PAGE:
02 October 2023
The Financial Reporting Council (FRC) has announced a delay to the publication and effective date of the future changes to UK GAAP from its periodic review. The revised suite of standards reflecting the second periodic review of UK GAAP is now expected to be issued in the first half of 2024, and implementation not before periods commencing on or after 1 January 2026, instead of 1 January 2025 as originally planned.
The FRC has taken this decision to allow for more time as it considers over 50 responses to FRED 82, including the RSM response issued in April 2023. They still expect the principles of IFRS alignment to apply to the major changes to lease accounting and revenue recognition, however, these may be simplified further. Other proposed changes are likely to differ in a number of respects from the proposals.
‘The postponement of the FRS 102 update may be welcome news for entities who are facing significant challenges in the current environment. However, it is not a reason to relax or delay the preparation process.
‘Entities should use this extra time wisely, to assess the impact of the new standards on their financial statements, systems and processes and to plan their communications with stakeholders, such as investors, lenders and employees.’
Preparing for this communication may include collecting, summarising and analysing all leases and revenue contracts, as well as understanding what contract terms, such as lending and remuneration arrangements, will be affected by changes to figures reported in the financial statements.
Changes to the timing of revenue recognition, as well as bringing leases on balance sheet, may affect leverage ratios, debt covenants, EBITDA, and the tax position. For some, it may also affect the ability to take small company exemptions.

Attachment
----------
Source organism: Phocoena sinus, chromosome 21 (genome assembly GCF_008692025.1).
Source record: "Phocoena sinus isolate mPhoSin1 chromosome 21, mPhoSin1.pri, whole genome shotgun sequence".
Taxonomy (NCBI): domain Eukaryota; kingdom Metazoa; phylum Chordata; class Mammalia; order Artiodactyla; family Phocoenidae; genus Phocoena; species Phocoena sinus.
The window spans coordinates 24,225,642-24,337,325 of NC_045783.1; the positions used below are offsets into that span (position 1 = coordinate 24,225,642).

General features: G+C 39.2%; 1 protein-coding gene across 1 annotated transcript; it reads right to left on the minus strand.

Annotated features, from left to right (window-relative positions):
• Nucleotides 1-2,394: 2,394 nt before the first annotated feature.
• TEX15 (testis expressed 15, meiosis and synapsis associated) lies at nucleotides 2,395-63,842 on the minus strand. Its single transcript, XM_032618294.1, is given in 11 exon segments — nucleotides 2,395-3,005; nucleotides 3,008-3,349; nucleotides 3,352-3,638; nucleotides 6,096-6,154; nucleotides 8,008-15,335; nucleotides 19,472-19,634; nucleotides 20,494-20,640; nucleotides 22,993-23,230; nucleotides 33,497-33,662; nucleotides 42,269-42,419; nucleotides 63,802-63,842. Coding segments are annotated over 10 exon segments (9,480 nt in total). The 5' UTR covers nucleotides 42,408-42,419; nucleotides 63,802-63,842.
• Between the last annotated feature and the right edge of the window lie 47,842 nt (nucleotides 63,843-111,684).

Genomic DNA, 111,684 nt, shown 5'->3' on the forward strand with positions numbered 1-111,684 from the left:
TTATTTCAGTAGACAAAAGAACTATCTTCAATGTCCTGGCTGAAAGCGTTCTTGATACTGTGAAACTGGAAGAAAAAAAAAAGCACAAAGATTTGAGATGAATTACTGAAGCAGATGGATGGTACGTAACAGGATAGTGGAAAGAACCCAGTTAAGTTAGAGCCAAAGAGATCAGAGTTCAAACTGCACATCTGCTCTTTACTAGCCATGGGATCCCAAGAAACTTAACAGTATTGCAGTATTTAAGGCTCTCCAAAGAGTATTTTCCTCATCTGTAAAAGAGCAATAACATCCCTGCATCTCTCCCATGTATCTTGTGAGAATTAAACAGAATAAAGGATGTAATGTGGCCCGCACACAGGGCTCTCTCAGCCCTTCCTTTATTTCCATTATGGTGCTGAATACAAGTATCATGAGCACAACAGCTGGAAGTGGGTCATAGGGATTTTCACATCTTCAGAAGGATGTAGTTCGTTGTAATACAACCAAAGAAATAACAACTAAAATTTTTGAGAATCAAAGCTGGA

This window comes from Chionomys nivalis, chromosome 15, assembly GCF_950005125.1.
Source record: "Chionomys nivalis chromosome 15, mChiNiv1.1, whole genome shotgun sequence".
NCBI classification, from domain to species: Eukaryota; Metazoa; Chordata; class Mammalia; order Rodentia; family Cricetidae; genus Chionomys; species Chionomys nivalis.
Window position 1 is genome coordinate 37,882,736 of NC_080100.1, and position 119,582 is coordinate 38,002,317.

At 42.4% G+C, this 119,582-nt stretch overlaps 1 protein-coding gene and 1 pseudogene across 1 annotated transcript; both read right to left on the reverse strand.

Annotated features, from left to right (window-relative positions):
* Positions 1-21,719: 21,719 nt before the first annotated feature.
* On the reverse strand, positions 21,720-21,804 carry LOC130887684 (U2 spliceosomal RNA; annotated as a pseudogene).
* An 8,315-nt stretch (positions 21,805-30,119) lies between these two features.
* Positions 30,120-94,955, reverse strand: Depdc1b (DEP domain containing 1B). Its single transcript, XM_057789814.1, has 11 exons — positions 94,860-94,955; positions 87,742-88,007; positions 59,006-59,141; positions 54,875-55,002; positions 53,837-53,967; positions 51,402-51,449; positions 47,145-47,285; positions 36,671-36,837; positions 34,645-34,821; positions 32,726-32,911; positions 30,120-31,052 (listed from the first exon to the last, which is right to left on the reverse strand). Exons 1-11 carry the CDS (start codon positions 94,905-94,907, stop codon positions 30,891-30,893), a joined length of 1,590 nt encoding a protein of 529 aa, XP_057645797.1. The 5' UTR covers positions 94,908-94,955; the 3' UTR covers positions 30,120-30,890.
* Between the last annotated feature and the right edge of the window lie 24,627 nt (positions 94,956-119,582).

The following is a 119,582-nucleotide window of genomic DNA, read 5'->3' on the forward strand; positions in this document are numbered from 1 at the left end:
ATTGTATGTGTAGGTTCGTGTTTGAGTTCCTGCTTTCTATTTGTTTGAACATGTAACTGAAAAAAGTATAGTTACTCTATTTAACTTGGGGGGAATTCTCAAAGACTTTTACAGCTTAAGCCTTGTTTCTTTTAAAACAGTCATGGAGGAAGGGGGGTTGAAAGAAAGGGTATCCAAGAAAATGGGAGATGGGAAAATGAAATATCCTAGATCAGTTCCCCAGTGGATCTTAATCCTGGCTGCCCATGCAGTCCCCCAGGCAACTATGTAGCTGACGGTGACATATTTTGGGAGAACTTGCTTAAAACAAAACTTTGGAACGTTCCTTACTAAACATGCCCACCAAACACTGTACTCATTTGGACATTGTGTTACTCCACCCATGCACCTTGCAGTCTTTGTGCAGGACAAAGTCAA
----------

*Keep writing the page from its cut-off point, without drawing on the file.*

Danielle said: ‘One of the key areas that entities should focus on is how the new standards will affect their contracts with customers and suppliers. For example, entities will need to identify the performance obligations in their contracts and follow the new five-step model for revenue recognition. This may require more judgement and estimation than under the current UK GAAP.
‘Similarly, entities will need to identify and summarise all their leases.’
To prepare for the new standards, entities should start by reviewing their existing accounting policies and systems and identifying any gaps or weaknesses that need to be addressed to implement the new standards.
Andy Ka, Partner at RSM UK, advised: ‘It is important that businesses consider how they will collect and analyse the data required for the updated standards. This will be more extensive and granular than before.
‘Finally, they should plan how and when they will transition to the new standards in both their management information and the annual financial statements, and how they will explain the impact of the changes to their stakeholders.’
The new standards may also have commercial implications that entities should be aware of.
Andy warned: ‘Some contracts may contain clauses that are linked to the financial statements, such as lending covenants, earn-out agreements or bonus schemes. Entities should use this extra time to review these contracts and assess whether they need to renegotiate or amend them to avoid any adverse consequences from the accounting changes.’
How can we help?
We have a dedicated team of accounting and financial reporting experts, experienced in both UK GAAP, IFRS 15 and IFRS 16 on which the major changes for revenue and leases are based.
We can help you understand the impact of the new standards on your management information, financial statements, and business operations, providing practical guidance on how to implement them effectively and efficiently.
We can also help you plan your communications with your stakeholders and ensure that your financial statements are clear, transparent and compliant with the new requirements.
If you would like to discuss these changes further, please get in touch with Danielle Stewart OBE, Andy Ka or your usual RSM contact today.